What happened to Second Life

Launched in 2003, it quickly achieved worldwide success. Equally sudden was the fall into oblivion. Today there are only a few thousand users

In the mid-2000s it was considered the future of the web and interpersonal relationships. Many believed that, together with MySpace, it would revolutionize the way we know people and introduce three-dimensional avatars into our lives. Already in 2009, however, more than someone began to wonder what happened to Second Life.

Although the virtual world created by Liden Lab was at the height of its success (in that year reached the maximum number of users connected simultaneously, 88,200), the level of disaffection was already very high. And despite the various attempts of the software house to relaunch what was its flagship product, the situation has not changed at all. On the contrary: Second Life has fallen definitively (or almost) into oblivion and has no more than 800 thousand registered users.

What happened to Second Life

As you may have guessed, Second Life has not made any "end". That is, it's still alive and well, even if it no longer enjoys the same fame and the same number of users it could count on a decade ago. Unable to stand comparison with social networks such as Facebook, Twitter or Instagram born at the same time or a few years later.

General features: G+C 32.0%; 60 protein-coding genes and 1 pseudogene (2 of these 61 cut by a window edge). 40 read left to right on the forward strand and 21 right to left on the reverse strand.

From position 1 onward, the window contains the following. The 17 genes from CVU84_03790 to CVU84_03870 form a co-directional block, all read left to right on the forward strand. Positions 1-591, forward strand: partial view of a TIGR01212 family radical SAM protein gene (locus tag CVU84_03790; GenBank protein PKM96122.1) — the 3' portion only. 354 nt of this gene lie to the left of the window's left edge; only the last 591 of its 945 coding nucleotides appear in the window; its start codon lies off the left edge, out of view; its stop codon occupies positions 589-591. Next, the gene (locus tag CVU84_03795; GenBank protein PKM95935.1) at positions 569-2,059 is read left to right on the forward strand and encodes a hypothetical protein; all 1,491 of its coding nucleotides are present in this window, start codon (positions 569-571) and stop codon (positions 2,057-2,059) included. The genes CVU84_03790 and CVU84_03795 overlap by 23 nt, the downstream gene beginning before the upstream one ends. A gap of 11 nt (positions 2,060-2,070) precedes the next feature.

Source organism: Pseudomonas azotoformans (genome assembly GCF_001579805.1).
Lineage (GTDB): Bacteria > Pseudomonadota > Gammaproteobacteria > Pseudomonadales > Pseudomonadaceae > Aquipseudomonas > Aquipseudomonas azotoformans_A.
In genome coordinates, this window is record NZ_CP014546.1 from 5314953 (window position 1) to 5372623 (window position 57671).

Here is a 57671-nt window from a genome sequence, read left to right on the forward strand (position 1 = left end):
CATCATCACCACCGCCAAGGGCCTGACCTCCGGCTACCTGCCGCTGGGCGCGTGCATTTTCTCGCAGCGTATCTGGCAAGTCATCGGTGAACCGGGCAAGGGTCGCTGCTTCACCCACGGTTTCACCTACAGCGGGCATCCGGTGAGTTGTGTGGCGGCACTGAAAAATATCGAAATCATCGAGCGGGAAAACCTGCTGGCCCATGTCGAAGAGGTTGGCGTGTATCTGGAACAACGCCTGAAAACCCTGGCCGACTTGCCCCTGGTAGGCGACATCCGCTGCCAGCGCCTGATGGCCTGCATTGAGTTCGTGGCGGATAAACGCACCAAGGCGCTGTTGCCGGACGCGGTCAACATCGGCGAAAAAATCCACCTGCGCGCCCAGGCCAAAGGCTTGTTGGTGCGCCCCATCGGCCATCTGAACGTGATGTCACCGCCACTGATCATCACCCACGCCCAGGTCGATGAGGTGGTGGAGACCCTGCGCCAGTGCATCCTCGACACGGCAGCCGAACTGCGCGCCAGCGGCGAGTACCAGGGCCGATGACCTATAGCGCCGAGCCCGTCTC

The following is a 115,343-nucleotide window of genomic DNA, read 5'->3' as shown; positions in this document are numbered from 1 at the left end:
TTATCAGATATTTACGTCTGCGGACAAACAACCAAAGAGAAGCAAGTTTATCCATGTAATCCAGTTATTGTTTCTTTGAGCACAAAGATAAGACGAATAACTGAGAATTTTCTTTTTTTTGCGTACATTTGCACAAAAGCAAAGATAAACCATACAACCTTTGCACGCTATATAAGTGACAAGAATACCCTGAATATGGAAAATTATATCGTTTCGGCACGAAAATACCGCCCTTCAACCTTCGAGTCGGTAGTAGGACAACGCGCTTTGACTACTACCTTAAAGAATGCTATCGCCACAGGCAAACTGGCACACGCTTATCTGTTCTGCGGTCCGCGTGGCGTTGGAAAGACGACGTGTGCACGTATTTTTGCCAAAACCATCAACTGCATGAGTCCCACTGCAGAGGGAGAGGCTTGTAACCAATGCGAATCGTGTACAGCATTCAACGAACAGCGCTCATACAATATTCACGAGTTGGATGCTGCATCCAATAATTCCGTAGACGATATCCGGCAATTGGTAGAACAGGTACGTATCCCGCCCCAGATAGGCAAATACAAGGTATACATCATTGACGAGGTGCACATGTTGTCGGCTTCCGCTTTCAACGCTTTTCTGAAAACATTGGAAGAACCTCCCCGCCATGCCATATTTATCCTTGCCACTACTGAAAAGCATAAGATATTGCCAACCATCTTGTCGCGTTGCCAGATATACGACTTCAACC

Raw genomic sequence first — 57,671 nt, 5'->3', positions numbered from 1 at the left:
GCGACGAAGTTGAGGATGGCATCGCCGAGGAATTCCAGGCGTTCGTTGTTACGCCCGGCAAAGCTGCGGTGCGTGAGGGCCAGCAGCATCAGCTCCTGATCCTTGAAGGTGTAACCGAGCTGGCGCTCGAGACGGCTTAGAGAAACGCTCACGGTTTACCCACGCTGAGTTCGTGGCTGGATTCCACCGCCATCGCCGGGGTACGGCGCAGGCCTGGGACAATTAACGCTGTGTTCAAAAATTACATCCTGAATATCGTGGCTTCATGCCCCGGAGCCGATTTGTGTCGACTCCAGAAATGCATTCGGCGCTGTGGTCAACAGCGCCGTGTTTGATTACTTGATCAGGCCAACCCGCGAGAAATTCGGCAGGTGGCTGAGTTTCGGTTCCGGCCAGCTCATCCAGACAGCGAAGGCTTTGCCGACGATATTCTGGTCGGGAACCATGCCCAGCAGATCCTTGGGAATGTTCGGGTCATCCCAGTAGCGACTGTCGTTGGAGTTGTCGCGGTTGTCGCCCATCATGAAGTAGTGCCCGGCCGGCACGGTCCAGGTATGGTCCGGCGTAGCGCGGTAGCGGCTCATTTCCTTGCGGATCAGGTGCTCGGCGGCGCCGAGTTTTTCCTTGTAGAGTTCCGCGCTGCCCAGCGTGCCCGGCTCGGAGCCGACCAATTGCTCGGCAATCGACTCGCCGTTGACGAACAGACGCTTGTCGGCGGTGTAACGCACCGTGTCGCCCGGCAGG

And if at the height of its success Second Life was a world teeming with people, businesses and companies (big names in the world of technology, such as IBM, have spent millions and millions of dollars for their presence in Second Life), today the virtual world appears to most as a wasteland and uninhabited, with large portions of the virtual world "colonizable".

Despite this, however, there is still a core of loyal users who have not abandoned their avatars - created perhaps more than 10 years ago - and who use the public spaces of Second Life to meet up with old friends met who knows where and who knows how long ago.

According to what we read online, however, Second Life can also count on a large community that uses the virtual environments for red-light meetings. According to some unofficial statistics, 20% of the surface of Second Life is now used for meetings of this type.